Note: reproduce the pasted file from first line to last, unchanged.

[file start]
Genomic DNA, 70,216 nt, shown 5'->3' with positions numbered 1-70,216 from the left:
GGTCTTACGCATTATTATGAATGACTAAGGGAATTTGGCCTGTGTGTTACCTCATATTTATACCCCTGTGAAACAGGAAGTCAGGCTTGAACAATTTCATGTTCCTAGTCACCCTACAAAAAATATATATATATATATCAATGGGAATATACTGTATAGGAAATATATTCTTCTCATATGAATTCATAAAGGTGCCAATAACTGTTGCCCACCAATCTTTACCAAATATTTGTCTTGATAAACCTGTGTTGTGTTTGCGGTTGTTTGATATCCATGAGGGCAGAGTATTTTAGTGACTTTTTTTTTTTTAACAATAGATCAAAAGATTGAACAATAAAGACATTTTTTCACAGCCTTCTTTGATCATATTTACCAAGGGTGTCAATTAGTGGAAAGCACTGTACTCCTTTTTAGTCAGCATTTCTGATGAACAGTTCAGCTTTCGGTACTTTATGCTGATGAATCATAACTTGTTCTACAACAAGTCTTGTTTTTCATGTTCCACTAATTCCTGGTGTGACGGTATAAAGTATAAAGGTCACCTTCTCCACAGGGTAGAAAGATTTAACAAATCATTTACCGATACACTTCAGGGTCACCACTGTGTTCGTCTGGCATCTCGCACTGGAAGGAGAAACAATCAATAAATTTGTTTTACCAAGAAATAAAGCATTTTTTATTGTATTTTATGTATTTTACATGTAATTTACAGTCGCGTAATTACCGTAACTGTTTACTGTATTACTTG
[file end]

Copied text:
Genomic DNA, 70,216 nt, shown 5'->3' with positions numbered 1-70,216 from the left:
GGTCTTACGCATTATTATGAATGACTAAGGGAATTTGGCCTGTGTGTTACCTCATATTTATACCCCTGTGAAACAGGAAGTCAGGCTTGAACAATTTCATGTTCCTAGTCACCCTACAAAAAATATATATATATATATCAATGGGAATATACTGTATAGGAAATATATTCTTCTCATATGAATTCATAAAGGTGCCAATAACTGTTGCCCACCAATCTTTACCAAATATTTGTCTTGATAAACCTGTGTTGTGTTTGCGGTTGTTTGATATCCATGAGGGCAGAGTATTTTAGTGACTTTTTTTTTTTTAACAATAGATCAAAAGATTGAACAATAAAGACATTTTTTCACAGCCTTCTTTGATCATATTTACCAAGGGTGTCAATTAGTGGAAAGCACTGTACTCCTTTTTAGTCAGCATTTCTGATGAACAGTTCAGCTTTCGGTACTTTATGCTGATGAATCATAACTTGTTCTACAACAAGTCTTGTTTTTCATGTTCCACTAATTCCTGGTGTGACGGTATAAAGTATAAAGGTCACCTTCTCCACAGGGTAGAAAGATTTAACAAATCATTTACCGATACACTTCAGGGTCACCACTGTGTTCGTCTGGCATCTCGCACTGGAAGGAGAAACAATCAATAAATTTGTTTTACCAAGAAATAAAGCATTTTTTATTGTATTTTATGTATTTTACATGTAATTTACAGTCGCGTAATTACCGTAACTGTTTACTGTATTACTTG